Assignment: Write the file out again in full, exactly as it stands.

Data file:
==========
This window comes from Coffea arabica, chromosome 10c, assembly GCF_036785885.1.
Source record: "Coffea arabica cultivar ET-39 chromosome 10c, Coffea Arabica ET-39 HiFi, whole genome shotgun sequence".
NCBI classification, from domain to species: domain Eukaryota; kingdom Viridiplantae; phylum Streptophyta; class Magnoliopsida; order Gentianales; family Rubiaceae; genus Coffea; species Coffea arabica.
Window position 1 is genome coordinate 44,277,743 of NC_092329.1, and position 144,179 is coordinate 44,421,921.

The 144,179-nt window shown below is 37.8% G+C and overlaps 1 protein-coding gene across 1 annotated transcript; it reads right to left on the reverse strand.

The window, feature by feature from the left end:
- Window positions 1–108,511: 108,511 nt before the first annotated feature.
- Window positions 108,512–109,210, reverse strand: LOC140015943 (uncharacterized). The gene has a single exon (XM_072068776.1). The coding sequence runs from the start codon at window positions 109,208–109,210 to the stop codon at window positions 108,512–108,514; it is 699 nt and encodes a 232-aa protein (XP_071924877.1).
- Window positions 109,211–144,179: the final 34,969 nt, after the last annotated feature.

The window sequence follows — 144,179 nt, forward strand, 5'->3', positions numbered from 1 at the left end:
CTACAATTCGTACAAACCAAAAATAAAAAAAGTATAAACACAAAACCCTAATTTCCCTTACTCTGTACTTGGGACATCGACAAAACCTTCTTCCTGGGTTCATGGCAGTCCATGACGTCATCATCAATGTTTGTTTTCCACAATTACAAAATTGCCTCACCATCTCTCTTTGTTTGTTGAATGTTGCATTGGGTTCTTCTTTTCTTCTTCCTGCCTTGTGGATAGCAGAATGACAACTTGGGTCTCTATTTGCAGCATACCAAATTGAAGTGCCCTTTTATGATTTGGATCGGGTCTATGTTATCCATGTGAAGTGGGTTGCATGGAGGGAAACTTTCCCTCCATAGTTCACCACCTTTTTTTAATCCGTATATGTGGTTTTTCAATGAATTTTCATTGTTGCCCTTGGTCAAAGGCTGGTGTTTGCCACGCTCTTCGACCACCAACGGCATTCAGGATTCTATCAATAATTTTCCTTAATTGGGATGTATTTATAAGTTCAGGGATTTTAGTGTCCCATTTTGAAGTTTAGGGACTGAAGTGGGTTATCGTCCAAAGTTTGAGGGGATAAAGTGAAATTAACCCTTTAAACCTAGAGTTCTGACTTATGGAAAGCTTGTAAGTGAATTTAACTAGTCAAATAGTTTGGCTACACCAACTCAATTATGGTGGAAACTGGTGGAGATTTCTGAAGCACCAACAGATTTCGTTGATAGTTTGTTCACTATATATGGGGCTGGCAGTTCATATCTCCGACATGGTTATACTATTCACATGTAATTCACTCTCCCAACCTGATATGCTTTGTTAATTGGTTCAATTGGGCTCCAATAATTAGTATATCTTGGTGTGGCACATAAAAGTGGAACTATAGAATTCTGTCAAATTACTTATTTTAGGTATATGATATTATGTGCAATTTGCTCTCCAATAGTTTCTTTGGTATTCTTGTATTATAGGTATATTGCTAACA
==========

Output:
This window comes from Coffea arabica, chromosome 10c, assembly GCF_036785885.1.
Source record: "Coffea arabica cultivar ET-39 chromosome 10c, Coffea Arabica ET-39 HiFi, whole genome shotgun sequence".
NCBI classification, from domain to species: domain Eukaryota; kingdom Viridiplantae; phylum Streptophyta; class Magnoliopsida; order Gentianales; family Rubiaceae; genus Coffea; species Coffea arabica.
Window position 1 is genome coordinate 44,277,743 of NC_092329.1, and position 144,179 is coordinate 44,421,921.

The 144,179-nt window shown below is 37.8% G+C and overlaps 1 protein-coding gene across 1 annotated transcript; it reads right to left on the reverse strand.

The window, feature by feature from the left end:
- Window positions 1–108,511: 108,511 nt before the first annotated feature.
- Window positions 108,512–109,210, reverse strand: LOC140015943 (uncharacterized). The gene has a single exon (XM_072068776.1). The coding sequence runs from the start codon at window positions 109,208–109,210 to the stop codon at window positions 108,512–108,514; it is 699 nt and encodes a 232-aa protein (XP_071924877.1).
- Window positions 109,211–144,179: the final 34,969 nt, after the last annotated feature.

The window sequence follows — 144,179 nt, forward strand, 5'->3', positions numbered from 1 at the left end:
CTACAATTCGTACAAACCAAAAATAAAAAAAGTATAAACACAAAACCCTAATTTCCCTTACTCTGTACTTGGGACATCGACAAAACCTTCTTCCTGGGTTCATGGCAGTCCATGACGTCATCATCAATGTTTGTTTTCCACAATTACAAAATTGCCTCACCATCTCTCTTTGTTTGTTGAATGTTGCATTGGGTTCTTCTTTTCTTCTTCCTGCCTTGTGGATAGCAGAATGACAACTTGGGTCTCTATTTGCAGCATACCAAATTGAAGTGCCCTTTTATGATTTGGATCGGGTCTATGTTATCCATGTGAAGTGGGTTGCATGGAGGGAAACTTTCCCTCCATAGTTCACCACCTTTTTTTAATCCGTATATGTGGTTTTTCAATGAATTTTCATTGTTGCCCTTGGTCAAAGGCTGGTGTTTGCCACGCTCTTCGACCACCAACGGCATTCAGGATTCTATCAATAATTTTCCTTAATTGGGATGTATTTATAAGTTCAGGGATTTTAGTGTCCCATTTTGAAGTTTAGGGACTGAAGTGGGTTATCGTCCAAAGTTTGAGGGGATAAAGTGAAATTAACCCTTTAAACCTAGAGTTCTGACTTATGGAAAGCTTGTAAGTGAATTTAACTAGTCAAATAGTTTGGCTACACCAACTCAATTATGGTGGAAACTGGTGGAGATTTCTGAAGCACCAACAGATTTCGTTGATAGTTTGTTCACTATATATGGGGCTGGCAGTTCATATCTCCGACATGGTTATACTATTCACATGTAATTCACTCTCCCAACCTGATATGCTTTGTTAATTGGTTCAATTGGGCTCCAATAATTAGTATATCTTGGTGTGGCACATAAAAGTGGAACTATAGAATTCTGTCAAATTACTTATTTTAGGTATATGATATTATGTGCAATTTGCTCTCCAATAGTTTCTTTGGTATTCTTGTATTATAGGTATATTGCTAACA